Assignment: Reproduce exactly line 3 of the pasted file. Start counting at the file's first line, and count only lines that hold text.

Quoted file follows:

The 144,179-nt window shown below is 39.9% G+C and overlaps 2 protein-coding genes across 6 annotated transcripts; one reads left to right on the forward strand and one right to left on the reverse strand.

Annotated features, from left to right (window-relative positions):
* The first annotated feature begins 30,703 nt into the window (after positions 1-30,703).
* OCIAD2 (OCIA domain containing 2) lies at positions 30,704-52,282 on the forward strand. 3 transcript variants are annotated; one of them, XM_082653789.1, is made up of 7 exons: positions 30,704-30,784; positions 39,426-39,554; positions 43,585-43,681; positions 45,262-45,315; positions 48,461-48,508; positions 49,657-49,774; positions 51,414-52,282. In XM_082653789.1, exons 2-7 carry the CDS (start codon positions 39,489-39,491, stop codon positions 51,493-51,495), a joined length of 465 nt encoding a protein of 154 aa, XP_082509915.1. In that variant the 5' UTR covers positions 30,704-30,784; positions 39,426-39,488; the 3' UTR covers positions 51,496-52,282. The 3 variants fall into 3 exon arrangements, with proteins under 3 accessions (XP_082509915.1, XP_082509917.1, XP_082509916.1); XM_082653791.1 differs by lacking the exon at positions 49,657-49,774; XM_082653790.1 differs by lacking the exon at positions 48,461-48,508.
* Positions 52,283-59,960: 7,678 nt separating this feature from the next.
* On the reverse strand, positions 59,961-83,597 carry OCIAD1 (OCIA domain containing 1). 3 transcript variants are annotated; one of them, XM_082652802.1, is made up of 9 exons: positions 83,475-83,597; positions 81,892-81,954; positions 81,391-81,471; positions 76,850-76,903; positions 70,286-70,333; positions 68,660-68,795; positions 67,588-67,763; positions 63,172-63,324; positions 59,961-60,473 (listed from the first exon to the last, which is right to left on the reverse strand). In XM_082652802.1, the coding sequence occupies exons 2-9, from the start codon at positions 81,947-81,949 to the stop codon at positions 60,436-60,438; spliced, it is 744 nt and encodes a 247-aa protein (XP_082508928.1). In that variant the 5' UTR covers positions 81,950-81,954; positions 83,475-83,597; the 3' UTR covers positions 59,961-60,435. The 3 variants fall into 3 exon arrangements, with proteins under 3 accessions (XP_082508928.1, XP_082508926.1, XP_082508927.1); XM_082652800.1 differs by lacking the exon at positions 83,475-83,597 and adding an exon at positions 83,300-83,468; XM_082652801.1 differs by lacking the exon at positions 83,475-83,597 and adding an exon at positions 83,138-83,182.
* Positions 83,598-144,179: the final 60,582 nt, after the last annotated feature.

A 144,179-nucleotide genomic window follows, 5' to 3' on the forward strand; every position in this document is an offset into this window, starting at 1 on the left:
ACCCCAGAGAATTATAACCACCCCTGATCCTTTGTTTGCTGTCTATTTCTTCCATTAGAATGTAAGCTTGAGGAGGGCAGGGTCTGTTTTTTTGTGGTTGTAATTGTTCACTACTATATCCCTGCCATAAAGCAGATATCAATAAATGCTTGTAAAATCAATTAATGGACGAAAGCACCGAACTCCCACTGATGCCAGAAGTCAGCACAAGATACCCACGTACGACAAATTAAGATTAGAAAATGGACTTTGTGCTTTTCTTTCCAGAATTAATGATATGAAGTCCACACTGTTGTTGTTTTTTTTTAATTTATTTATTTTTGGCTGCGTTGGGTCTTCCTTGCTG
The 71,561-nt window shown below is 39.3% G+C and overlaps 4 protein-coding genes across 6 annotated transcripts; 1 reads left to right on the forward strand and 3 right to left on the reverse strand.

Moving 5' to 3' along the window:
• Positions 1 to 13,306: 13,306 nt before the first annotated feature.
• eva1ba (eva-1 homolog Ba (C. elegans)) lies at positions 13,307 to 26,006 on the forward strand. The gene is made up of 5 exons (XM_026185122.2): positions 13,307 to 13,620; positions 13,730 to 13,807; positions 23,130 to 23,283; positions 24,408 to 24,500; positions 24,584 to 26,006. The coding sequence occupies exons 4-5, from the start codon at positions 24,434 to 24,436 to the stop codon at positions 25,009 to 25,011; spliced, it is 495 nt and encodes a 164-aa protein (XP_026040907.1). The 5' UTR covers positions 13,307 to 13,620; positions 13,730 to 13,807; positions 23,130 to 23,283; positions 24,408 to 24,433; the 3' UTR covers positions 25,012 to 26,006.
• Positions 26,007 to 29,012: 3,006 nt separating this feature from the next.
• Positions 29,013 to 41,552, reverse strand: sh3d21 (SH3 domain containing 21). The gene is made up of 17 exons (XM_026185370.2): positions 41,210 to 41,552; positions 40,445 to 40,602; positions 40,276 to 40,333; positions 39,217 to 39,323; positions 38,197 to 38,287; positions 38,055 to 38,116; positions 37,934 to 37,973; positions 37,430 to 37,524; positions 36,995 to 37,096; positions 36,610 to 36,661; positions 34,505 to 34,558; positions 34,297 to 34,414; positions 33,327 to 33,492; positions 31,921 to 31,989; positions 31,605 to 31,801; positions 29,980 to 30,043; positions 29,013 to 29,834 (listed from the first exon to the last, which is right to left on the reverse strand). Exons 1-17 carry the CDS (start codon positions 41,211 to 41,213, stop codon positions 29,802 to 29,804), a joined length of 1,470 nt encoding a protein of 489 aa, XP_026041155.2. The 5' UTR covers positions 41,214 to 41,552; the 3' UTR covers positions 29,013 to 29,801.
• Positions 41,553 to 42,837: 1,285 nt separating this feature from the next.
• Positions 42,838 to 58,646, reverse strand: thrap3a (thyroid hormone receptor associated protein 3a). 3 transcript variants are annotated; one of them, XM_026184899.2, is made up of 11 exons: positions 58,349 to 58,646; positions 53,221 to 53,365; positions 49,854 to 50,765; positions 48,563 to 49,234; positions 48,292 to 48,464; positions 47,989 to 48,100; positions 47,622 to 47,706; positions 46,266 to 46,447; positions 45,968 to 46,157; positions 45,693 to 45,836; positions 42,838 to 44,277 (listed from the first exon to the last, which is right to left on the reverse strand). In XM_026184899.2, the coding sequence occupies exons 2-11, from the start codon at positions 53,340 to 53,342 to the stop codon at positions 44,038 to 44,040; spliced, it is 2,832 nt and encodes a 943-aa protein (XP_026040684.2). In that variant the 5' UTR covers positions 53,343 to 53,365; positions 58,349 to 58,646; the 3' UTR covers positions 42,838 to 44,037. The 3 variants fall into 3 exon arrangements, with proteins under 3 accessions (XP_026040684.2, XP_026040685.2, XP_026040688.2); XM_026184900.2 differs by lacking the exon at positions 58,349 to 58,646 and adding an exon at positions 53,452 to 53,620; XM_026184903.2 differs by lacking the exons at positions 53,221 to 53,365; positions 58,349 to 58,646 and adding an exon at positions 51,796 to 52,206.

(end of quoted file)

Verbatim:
* The first annotated feature begins 30,703 nt into the window (after positions 1-30,703).